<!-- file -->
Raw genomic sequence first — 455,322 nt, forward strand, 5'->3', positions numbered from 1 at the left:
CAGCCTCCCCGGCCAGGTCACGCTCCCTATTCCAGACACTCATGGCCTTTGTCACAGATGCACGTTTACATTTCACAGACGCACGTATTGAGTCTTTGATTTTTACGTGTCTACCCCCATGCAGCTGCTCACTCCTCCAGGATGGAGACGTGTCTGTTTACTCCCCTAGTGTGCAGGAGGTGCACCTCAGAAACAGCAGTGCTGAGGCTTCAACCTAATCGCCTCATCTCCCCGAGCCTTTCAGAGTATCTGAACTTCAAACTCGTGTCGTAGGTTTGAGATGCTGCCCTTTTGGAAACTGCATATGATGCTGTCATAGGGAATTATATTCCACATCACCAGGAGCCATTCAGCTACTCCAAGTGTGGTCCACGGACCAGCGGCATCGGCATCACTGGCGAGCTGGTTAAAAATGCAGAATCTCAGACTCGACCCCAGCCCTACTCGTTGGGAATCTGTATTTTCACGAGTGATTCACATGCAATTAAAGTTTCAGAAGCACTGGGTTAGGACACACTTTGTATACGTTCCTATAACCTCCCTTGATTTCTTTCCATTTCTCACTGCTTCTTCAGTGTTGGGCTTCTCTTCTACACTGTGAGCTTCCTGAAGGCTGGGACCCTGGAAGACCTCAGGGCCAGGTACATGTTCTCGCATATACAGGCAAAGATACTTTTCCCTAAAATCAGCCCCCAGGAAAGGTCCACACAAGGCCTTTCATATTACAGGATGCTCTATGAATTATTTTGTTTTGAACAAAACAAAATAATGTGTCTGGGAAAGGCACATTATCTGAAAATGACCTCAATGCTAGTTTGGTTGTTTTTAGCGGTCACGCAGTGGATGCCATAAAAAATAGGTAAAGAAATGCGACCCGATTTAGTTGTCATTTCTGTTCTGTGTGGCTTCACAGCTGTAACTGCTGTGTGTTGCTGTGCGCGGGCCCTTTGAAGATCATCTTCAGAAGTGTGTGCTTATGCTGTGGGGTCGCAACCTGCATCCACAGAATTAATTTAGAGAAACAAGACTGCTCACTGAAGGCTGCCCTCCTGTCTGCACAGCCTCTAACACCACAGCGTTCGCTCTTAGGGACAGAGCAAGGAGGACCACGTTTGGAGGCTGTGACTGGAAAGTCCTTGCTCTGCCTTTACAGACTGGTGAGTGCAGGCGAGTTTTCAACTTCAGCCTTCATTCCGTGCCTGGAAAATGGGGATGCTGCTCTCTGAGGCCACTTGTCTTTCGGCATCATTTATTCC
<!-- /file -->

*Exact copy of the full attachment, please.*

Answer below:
Raw genomic sequence first — 455,322 nt, forward strand, 5'->3', positions numbered from 1 at the left:
CAGCCTCCCCGGCCAGGTCACGCTCCCTATTCCAGACACTCATGGCCTTTGTCACAGATGCACGTTTACATTTCACAGACGCACGTATTGAGTCTTTGATTTTTACGTGTCTACCCCCATGCAGCTGCTCACTCCTCCAGGATGGAGACGTGTCTGTTTACTCCCCTAGTGTGCAGGAGGTGCACCTCAGAAACAGCAGTGCTGAGGCTTCAACCTAATCGCCTCATCTCCCCGAGCCTTTCAGAGTATCTGAACTTCAAACTCGTGTCGTAGGTTTGAGATGCTGCCCTTTTGGAAACTGCATATGATGCTGTCATAGGGAATTATATTCCACATCACCAGGAGCCATTCAGCTACTCCAAGTGTGGTCCACGGACCAGCGGCATCGGCATCACTGGCGAGCTGGTTAAAAATGCAGAATCTCAGACTCGACCCCAGCCCTACTCGTTGGGAATCTGTATTTTCACGAGTGATTCACATGCAATTAAAGTTTCAGAAGCACTGGGTTAGGACACACTTTGTATACGTTCCTATAACCTCCCTTGATTTCTTTCCATTTCTCACTGCTTCTTCAGTGTTGGGCTTCTCTTCTACACTGTGAGCTTCCTGAAGGCTGGGACCCTGGAAGACCTCAGGGCCAGGTACATGTTCTCGCATATACAGGCAAAGATACTTTTCCCTAAAATCAGCCCCCAGGAAAGGTCCACACAAGGCCTTTCATATTACAGGATGCTCTATGAATTATTTTGTTTTGAACAAAACAAAATAATGTGTCTGGGAAAGGCACATTATCTGAAAATGACCTCAATGCTAGTTTGGTTGTTTTTAGCGGTCACGCAGTGGATGCCATAAAAAATAGGTAAAGAAATGCGACCCGATTTAGTTGTCATTTCTGTTCTGTGTGGCTTCACAGCTGTAACTGCTGTGTGTTGCTGTGCGCGGGCCCTTTGAAGATCATCTTCAGAAGTGTGTGCTTATGCTGTGGGGTCGCAACCTGCATCCACAGAATTAATTTAGAGAAACAAGACTGCTCACTGAAGGCTGCCCTCCTGTCTGCACAGCCTCTAACACCACAGCGTTCGCTCTTAGGGACAGAGCAAGGAGGACCACGTTTGGAGGCTGTGACTGGAAAGTCCTTGCTCTGCCTTTACAGACTGGTGAGTGCAGGCGAGTTTTCAACTTCAGCCTTCATTCCGTGCCTGGAAAATGGGGATGCTGCTCTCTGAGGCCACTTGTCTTTCGGCATCATTTATTCC